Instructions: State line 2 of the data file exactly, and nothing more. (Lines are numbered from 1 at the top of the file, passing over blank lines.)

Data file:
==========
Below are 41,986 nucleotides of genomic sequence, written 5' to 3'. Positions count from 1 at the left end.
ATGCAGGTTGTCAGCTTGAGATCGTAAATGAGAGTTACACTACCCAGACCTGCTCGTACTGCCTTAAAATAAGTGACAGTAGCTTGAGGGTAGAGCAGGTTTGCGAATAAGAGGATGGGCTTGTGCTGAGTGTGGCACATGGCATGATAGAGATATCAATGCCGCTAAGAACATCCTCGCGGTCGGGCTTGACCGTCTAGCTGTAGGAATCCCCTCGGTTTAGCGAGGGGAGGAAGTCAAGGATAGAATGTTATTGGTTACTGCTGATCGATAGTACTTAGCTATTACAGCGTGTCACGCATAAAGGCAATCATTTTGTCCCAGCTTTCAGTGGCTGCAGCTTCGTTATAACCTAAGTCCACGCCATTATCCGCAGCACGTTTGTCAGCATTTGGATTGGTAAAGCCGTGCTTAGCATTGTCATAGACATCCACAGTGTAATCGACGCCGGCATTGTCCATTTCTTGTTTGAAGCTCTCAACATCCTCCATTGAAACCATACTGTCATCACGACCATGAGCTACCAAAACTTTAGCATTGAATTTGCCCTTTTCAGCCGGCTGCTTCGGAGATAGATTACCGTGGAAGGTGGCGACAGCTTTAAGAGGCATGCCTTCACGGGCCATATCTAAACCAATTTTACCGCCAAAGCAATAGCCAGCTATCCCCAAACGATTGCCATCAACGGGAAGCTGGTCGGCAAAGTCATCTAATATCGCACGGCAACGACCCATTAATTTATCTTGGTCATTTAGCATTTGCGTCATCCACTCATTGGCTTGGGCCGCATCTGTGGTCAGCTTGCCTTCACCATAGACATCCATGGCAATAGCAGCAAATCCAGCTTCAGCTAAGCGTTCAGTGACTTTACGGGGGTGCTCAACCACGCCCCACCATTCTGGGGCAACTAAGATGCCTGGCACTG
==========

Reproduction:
ATGCAGGTTGTCAGCTTGAGATCGTAAATGAGAGTTACACTACCCAGACCTGCTCGTACTGCCTTAAAATAAGTGACAGTAGCTTGAGGGTAGAGCAGGTTTGCGAATAAGAGGATGGGCTTGTGCTGAGTGTGGCACATGGCATGATAGAGATATCAATGCCGCTAAGAACATCCTCGCGGTCGGGCTTGACCGTCTAGCTGTAGGAATCCCCTCGGTTTAGCGAGGGGAGGAAGTCAAGGATAGAATGTTATTGGTTACTGCTGATCGATAGTACTTAGCTATTACAGCGTGTCACGCATAAAGGCAATCATTTTGTCCCAGCTTTCAGTGGCTGCAGCTTCGTTATAACCTAAGTCCACGCCATTATCCGCAGCACGTTTGTCAGCATTTGGATTGGTAAAGCCGTGCTTAGCATTGTCATAGACATCCACAGTGTAATCGACGCCGGCATTGTCCATTTCTTGTTTGAAGCTCTCAACATCCTCCATTGAAACCATACTGTCATCACGACCATGAGCTACCAAAACTTTAGCATTGAATTTGCCCTTTTCAGCCGGCTGCTTCGGAGATAGATTACCGTGGAAGGTGGCGACAGCTTTAAGAGGCATGCCTTCACGGGCCATATCTAAACCAATTTTACCGCCAAAGCAATAGCCAGCTATCCCCAAACGATTGCCATCAACGGGAAGCTGGTCGGCAAAGTCATCTAATATCGCACGGCAACGACCCATTAATTTATCTTGGTCATTTAGCATTTGCGTCATCCACTCATTGGCTTGGGCCGCATCTGTGGTCAGCTTGCCTTCACCATAGACATCCATGGCAATAGCAGCAAATCCAGCTTCAGCTAAGCGTTCAGTGACTTTACGGGGGTGCTCAACCACGCCCCACCATTCTGGGGCAACTAAGATGCCTGGCACTG